Biggest HP gain (from stock): +24 HP
Biggest TQ gain (from stock): +57 ft-lb

In case you were wondering, I would expect the difference between BMS Stage 2+RPI+ESS and BMS Stage 3+RPI+ESS to be very slight. Based on my observation and testing I would estimate that the Stage 2 exhaust would make a little more top-end power but not quite as much on the low/mid-range as the Stage 3. With either system you and your car will benefit :thumbup:

The BMS Stage 2 exhaust retails for about $1600, the RPI scoop for $125 and the ESS software for $800. That's only $2525 for a LOT more fully-usable power for your Z4 M.

If you guys have any questions, fire away!

p.s. BMS's Stage 3 exhaust is not officially for sale, but if you really want it I'm sure Chris can make that happen.
 

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S54=Living on the Edge
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The torque gains and mid/low end gains are great. I definitely feel the S54/Z4M can use more low end/mid range esp on some of the turns on the track where a higher gear puts you below the power band and a lower gear puts you so close to redline that you have to shift up fairly quickly- neither lead to improved times, at least for me.

That being said, can you explain the HP dip between 7200 and 7600 rpms on the stock curve? Looks like the RPI scoop gets rid of it as does the BMS stage 2 exhaust ... lack of enough intake air causing a timing retard?

Also, what dyno it this on? The numbers look very low as I was expecting a stock S54 Z4M to put out around 275-280 whp ...
 

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Z4 Mvangelist
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Discussion Starter · #4 ·
I guess I'll use this as an opportunity to educate myself on how exhaust systems work...

What does "The Stage 3 exhaust replaces the US secondary cats with custom straight pipes and a resonator." mean? What parts is this replacing, and what do the new parts look like?
On US E46 M3s and Z4 Ms there are 4 cats. Two are in the headers and are hooked up to O2 sensors. Two more cats are downstream of the headers and simply serve to clean up anything missed by the primary cats. In Europe they only have two cats, downstream of the headers, hooked up to O2 sensors.

The Z4 M exhaust consists of three sections (not counting the headers): The mufflers, the x-pipe and the secondary cats. Most exhaust systems for the Z4 M replace only the mufflers. This is good for weight savings, and good for sound. BMS's Stage 2 system replaces the BMW mufflers and x-pipe with more efficient mufflers and x-pipe. This is also good for weight and sound, and better for performance. The Stage 3 system replaces the same two sections as the Stage 2, but also replaces the secondary cat section with a custom section consisting of straight pipes and a resonator (basically a very open muffler). The resonator is important to keep the sound volume from skyrocketing, which happens when you replace cats with straight pipes alone.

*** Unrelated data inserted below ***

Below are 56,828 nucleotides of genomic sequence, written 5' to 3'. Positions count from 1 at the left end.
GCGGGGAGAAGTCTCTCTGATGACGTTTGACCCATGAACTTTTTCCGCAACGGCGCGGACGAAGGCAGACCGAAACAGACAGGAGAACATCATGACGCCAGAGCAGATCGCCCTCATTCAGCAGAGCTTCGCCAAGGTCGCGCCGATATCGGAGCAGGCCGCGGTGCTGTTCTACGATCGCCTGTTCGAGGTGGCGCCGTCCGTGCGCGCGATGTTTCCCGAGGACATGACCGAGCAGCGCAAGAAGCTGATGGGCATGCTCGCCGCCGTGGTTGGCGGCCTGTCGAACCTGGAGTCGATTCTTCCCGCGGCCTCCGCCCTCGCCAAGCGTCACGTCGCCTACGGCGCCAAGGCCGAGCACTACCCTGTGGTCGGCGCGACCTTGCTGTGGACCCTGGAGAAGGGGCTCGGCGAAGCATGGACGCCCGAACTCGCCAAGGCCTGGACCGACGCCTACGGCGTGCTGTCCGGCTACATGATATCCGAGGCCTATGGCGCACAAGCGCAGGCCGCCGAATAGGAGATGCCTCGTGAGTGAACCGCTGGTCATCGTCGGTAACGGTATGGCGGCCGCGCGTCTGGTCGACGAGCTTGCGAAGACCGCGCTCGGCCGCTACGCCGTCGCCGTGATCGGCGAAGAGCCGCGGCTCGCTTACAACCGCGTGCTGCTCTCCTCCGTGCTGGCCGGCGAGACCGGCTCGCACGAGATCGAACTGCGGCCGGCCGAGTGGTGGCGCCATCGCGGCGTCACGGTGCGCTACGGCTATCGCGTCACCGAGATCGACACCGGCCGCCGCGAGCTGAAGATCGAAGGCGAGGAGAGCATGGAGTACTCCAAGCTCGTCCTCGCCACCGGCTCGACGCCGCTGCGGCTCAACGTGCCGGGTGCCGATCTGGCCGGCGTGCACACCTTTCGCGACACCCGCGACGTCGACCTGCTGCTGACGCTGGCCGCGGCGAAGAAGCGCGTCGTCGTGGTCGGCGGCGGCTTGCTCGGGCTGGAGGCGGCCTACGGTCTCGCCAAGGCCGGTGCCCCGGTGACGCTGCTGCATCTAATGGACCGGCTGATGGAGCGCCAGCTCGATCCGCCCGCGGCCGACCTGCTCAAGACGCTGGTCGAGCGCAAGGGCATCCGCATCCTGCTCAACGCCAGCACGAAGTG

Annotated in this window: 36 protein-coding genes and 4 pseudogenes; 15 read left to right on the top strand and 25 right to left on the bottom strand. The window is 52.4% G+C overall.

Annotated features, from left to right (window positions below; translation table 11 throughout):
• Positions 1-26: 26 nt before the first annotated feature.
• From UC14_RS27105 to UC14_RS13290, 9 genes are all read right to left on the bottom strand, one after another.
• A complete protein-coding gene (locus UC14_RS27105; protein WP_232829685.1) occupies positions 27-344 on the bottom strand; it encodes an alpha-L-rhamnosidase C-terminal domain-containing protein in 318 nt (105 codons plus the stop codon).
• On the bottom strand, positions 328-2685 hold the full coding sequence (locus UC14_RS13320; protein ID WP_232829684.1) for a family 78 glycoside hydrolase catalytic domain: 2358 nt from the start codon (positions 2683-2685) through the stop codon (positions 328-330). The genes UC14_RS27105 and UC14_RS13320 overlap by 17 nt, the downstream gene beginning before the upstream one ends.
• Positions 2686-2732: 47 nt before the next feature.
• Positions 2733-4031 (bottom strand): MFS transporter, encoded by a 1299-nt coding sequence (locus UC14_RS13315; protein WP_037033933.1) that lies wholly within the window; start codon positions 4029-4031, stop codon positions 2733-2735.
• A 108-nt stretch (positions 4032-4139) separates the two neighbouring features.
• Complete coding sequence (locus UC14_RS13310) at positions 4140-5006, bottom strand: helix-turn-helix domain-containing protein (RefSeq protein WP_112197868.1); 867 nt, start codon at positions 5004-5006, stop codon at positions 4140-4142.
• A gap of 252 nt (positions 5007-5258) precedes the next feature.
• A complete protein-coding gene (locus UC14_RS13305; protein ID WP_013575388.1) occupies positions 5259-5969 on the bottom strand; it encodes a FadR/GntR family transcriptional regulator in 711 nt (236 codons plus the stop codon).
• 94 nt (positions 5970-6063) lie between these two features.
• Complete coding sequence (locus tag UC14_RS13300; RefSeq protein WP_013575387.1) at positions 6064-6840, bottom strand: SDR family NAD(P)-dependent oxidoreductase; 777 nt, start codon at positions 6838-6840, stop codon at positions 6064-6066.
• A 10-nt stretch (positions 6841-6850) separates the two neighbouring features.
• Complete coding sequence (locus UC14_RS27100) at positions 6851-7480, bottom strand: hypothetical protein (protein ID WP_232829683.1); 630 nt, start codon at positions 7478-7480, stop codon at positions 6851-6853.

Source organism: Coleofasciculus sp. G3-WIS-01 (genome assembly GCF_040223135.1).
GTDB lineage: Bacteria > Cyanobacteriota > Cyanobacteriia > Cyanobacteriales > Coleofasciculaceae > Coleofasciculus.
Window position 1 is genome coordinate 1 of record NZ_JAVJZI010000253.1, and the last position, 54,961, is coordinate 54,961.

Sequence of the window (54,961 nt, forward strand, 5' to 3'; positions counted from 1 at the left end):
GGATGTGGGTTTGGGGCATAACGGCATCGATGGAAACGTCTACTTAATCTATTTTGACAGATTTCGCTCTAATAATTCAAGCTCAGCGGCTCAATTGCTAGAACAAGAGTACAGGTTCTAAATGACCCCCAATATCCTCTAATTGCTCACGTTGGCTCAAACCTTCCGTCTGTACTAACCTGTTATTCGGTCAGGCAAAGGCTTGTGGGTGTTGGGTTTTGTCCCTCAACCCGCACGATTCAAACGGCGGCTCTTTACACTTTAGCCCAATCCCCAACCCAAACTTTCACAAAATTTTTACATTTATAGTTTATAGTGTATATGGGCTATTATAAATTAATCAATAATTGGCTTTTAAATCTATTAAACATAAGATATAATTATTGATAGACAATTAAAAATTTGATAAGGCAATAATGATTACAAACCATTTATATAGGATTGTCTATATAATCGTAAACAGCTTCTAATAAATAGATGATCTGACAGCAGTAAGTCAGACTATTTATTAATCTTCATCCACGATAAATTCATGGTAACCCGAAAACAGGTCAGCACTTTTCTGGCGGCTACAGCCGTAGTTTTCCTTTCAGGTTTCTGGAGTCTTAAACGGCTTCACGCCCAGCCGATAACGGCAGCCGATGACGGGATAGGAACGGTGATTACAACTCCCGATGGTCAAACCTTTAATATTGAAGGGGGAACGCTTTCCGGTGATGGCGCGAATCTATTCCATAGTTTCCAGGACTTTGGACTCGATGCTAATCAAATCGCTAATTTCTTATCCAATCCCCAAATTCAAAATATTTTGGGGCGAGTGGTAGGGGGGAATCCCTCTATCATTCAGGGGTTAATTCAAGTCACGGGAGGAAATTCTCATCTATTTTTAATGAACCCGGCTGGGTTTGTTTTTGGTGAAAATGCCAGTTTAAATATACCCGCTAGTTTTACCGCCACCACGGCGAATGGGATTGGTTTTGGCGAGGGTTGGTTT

Here are a couple pics of the prototype 3rd section. They were taken during initial fitting, so its far from finished in the pics. I don't have pics of the stock cats, but you can stick you head under your car if you want to see them. They are pretty much in the same location as the new resonator.




Here it is finished:


A little further down, showing the Stage 2 x-pipe and mufflers:


The torque gains and mid/low end gains are great. I definitely feel the S54/Z4M can use more low end/mid range esp on some of the turns on the track where a higher gear puts you below the power band and a lower gear puts you so close to redline that you have to shift up fairly quickly- neither lead to improved times, at least for me.
-That's exactly the problem I noticed. In such a situation, you're usually better off going with the higher gear, even though it feels slower.

That being said, can you explain the HP dip between 7200 and 7600 rpms on the stock curve? Looks like the RPI scoop gets rid of it as does the BMS stage 2 exhaust ... lack of enough intake air causing a timing retard?
-I don't know the precise cause, but it is consistent across all my old dyno runs, at both Autowave and RPI. It's not AFR by itself, because I have access to that data. Could be timing, could be an inefficiency caused by the cam profile in combination with the intake/exhaust that BMW designers felt was worth some other benefit :dunno: Apparently the RPI scoop helps a little, but not as much as ESS's software. I know one of the things ESS does that other software companies don't generally do is reprogramming the Vanos in conjunction with timing and fuel maps, etc.